Number of Minnesota High Temperature Records (according to Mark Seeley):
27 June 2011
26 July 2011
2 August 2011
12 September 2011
58 October 2011
11 November 2011
69 December 2011
191 January 2012
12 February 2012
434 March 2012
14 April 2012
35 May 2012
Photo credit above: Matt McKean, AP.
8-14 Day Temperature Outlook. Here is the forecast trend looking out 2 weeks, according to NOAA CPC, showing a high probability of significantly warmer than average temperatures through the third week of June. Map: Ham Weather.
Graphic credit above: "Temperature rankings for spring 2012 in the Contiguous U.S. Thirty-one states were record warm for the 3-month period, and an additional eleven states had top-ten warmth. Spring 2012 beat the previous record for hottest spring on record, set in 1910, by an remarkable 2°F. Image credit: NOAA/NCDC."
Record Events. Here are the towns that registered record highs, lows and 24 hour rainfall amounts in the last 7 days. Data courtesy of NOAA and Ham Weather.
Today's Severe Risk. SPC predicts a few storms will exceed severe criteria (58 mph+ winds, hail over 1" in diameter) from the Dakotas into the Red River Valley of Minnesota.
Photo credit above: ""
Photo credit above: "Hail and floodwaters swamped this vehicle in Colorado Springs Wednesday night. A rescuer is seen helping someone from the vehicle, in this video clip from NBC Affiliate KOAA-TV."
Photo above courtesy of aliving00 and Instagram.
7 Days Worth Of Severe Storm Reports. 1,666 severe reports in the last 7 days, according to NOAA. For an interactive map from Ham Weather click here.
* "Buy a local/state map: Whether you are waiting out the storm or are forced to evacuate, a local and/or state map is essential. When the power goes out, your GPS might not be fully charged or fully functional, so a map will ease many headaches when either finding the quickest way out of town or getting around closed/blocked roads.
* Do your laundry and dishes ahead of time: Having all of your clothes, towels and dishes clean and ready to go will not only give you more resources during the storm, but you also won't have to worry about finding a place to wash them since you will have lots of clean ones on hand.
* Place towels along window sills and the bottom of doors leading outside: The towels will act as an extra barrier to keep water from seeping into your home. This is especially important for any windows or doors on lower levels and in basements."
Map above courtesy of the South Carolina Emergency Management Division.
Death Ray? No worries, it's just the MPX (Chanhassen) National Weather Service Doppler detecting the setting sun at 9 pm Friday evening. If you check the radar frequently you'll notice these beams of energy at sunrise and sunset. Yes, it's reassuring knowing that Doppler can detect rain, hail, tornado circulations, dust, insects, birds and even..the sun.
"Life is full of contradictions. You want wealth? Create value for others. If you want to fly - fall down often."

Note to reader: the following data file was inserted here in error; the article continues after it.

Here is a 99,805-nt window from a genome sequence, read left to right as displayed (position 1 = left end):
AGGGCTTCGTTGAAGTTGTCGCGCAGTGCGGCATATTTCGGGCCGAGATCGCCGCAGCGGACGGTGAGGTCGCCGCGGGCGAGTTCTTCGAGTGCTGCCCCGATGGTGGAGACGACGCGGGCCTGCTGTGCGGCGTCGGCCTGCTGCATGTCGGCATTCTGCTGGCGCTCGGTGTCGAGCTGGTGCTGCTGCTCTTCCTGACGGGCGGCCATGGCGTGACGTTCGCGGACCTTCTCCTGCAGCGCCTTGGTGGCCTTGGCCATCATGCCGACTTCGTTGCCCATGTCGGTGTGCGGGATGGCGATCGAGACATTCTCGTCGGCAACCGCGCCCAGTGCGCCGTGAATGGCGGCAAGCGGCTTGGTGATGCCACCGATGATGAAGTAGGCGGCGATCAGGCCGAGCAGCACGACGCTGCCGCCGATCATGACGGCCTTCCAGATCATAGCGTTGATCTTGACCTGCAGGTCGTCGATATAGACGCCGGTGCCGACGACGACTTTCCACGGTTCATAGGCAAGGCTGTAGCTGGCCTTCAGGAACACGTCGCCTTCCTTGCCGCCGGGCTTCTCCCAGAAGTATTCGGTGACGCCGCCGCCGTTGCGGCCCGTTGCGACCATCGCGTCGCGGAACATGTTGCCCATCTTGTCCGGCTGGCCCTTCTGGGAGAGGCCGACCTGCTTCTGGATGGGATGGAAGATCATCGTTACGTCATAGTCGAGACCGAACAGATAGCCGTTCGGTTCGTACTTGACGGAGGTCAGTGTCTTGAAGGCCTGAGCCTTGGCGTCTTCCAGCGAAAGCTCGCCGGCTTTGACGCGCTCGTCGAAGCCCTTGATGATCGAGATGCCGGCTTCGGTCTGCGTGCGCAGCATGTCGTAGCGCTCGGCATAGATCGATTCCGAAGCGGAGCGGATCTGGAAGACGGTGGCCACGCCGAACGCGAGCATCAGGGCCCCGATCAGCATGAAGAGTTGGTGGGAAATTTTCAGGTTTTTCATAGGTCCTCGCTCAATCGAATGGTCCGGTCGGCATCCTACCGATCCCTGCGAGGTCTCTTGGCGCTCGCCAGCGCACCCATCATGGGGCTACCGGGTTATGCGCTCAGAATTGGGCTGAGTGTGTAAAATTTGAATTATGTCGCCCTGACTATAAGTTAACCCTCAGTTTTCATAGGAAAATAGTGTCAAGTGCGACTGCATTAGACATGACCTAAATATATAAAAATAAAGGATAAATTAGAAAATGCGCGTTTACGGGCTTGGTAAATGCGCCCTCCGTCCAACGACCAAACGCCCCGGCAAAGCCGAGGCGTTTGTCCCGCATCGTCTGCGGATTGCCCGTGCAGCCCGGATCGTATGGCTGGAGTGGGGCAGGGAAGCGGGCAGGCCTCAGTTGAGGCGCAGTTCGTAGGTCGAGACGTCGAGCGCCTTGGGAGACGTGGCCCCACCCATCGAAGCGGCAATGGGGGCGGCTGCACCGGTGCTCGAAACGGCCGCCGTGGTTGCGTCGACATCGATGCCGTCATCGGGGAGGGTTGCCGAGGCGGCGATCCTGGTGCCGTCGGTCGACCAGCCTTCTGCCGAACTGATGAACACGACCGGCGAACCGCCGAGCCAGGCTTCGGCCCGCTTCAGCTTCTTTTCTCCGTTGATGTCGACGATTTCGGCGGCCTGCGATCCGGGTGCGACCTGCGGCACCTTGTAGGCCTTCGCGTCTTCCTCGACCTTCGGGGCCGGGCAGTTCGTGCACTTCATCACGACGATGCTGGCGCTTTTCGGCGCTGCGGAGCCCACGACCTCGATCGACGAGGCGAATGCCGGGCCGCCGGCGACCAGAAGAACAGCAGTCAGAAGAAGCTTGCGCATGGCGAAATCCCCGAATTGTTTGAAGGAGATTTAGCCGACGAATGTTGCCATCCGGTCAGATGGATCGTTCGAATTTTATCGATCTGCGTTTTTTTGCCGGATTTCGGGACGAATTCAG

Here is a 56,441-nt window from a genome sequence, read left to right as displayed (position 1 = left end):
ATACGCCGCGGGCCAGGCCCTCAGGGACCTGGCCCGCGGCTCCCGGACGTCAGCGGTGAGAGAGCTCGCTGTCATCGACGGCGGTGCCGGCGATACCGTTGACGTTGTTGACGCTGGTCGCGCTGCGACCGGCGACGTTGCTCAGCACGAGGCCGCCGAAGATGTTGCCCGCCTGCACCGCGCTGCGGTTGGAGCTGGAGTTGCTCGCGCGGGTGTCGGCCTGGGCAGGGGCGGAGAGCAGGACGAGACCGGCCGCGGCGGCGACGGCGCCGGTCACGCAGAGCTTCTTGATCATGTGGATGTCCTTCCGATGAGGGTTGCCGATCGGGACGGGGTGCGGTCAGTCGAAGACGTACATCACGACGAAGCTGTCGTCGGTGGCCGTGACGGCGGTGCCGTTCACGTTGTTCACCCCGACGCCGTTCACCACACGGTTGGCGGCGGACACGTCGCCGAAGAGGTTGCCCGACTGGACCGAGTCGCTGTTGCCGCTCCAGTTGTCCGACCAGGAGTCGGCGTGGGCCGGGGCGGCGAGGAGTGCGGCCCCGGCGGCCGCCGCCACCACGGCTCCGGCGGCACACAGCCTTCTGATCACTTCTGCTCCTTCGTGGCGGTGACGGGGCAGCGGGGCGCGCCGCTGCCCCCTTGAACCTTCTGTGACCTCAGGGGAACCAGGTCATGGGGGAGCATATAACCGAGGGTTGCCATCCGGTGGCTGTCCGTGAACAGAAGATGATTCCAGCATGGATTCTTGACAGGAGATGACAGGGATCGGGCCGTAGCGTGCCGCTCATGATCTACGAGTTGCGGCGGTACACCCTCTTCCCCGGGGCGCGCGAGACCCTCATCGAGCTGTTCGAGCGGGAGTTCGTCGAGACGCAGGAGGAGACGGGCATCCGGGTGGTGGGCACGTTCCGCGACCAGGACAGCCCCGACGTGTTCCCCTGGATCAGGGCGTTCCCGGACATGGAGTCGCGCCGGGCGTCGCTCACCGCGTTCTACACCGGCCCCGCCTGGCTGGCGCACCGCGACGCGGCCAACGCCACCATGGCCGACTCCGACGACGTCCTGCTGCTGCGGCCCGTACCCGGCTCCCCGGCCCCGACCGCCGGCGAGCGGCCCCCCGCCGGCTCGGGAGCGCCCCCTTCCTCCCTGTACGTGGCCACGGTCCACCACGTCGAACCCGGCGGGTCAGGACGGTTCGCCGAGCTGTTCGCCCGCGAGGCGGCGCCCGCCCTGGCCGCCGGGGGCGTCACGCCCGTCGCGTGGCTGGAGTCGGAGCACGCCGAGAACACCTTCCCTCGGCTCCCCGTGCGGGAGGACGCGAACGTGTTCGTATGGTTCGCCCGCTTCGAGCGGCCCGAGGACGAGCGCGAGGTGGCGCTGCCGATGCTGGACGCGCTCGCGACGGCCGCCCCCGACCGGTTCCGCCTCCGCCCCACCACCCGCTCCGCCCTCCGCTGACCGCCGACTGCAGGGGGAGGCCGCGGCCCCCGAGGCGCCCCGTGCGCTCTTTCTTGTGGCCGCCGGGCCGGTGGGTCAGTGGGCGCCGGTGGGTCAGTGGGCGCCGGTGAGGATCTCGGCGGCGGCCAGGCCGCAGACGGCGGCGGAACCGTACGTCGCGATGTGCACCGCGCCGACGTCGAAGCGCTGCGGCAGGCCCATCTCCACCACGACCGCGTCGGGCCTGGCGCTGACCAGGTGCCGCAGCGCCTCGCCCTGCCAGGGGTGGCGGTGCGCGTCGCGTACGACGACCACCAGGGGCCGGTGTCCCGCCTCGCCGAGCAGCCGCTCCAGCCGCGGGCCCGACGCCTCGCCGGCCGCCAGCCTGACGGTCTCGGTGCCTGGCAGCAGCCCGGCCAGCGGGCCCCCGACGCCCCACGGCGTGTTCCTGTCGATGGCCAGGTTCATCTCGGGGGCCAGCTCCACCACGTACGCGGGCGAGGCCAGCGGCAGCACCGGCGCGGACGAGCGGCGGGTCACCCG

- Newark Mayor Cory Booker
"The key to success is continually maintaining an ever-present curiosity."
- Supreme Court Justice Sonia Sotomayor
"You're going to fall down, but the world doesn't care how many times you fall down, as long as it's one fewer than the number of times you get back up."
- Screenwriter Aaaron Sorkin
"Warmest March, warmest spring, warmest 12 months on record for the Twin Cities, 2012 on track to be the warmest year since 1872." I'm no rocket scientist but I detect a trend.
Welcome to a free sauna. Bring your own towel and sunscreen. We should top 90 today, mid-90s likely tomorrow with a swamp-like dew point in the low 70s.
The heat index may approach 100 Sunday afternoon. Men will sweat, women will glow, and pets will try to find a cool spot to ride out this latest heat spike. It's the Dog Days of June.
We've been through this drill before: drink plenty of water, try to avoid the midday sun, and slow down. In my case that won't be a problem.
Good news for the 18,542 grad parties and 2,891 outdoor weddings: the atmosphere aloft will actually be too hot and dry for storms until late tomorrow, when an eastbound wedge of cool, Canadian relief will spark T-storms; a few may be severe around the dinner hour.
Have your NOAA Weather Radio turned on, consider a few apps for your smart phone and stay alert tomorrow. June is, historically, the wettest, most severe month of the year across Minnesota.
After a midweek cool-down we warm to near 90 again late next week.
Photo credit above: "The number of major forest fires in B.C. will likely increase by 50 per cent or more in the next 40 years, according to a recent report on climate change. Telling the Weather Story, released this week by the Insurance Bureau of Canada, addresses altering weather patterns across the country in the coming decades and urges Canadians to adjust to the realities of climate change." File Photo: Joshua Lott, Reuters
Photo credit above: "The Pacific Institute gave every indication that Gleick would suffer no further sanctions for his actions, beyond his brief leave of absence." Photograph: Paul Chinn/The Chronicle.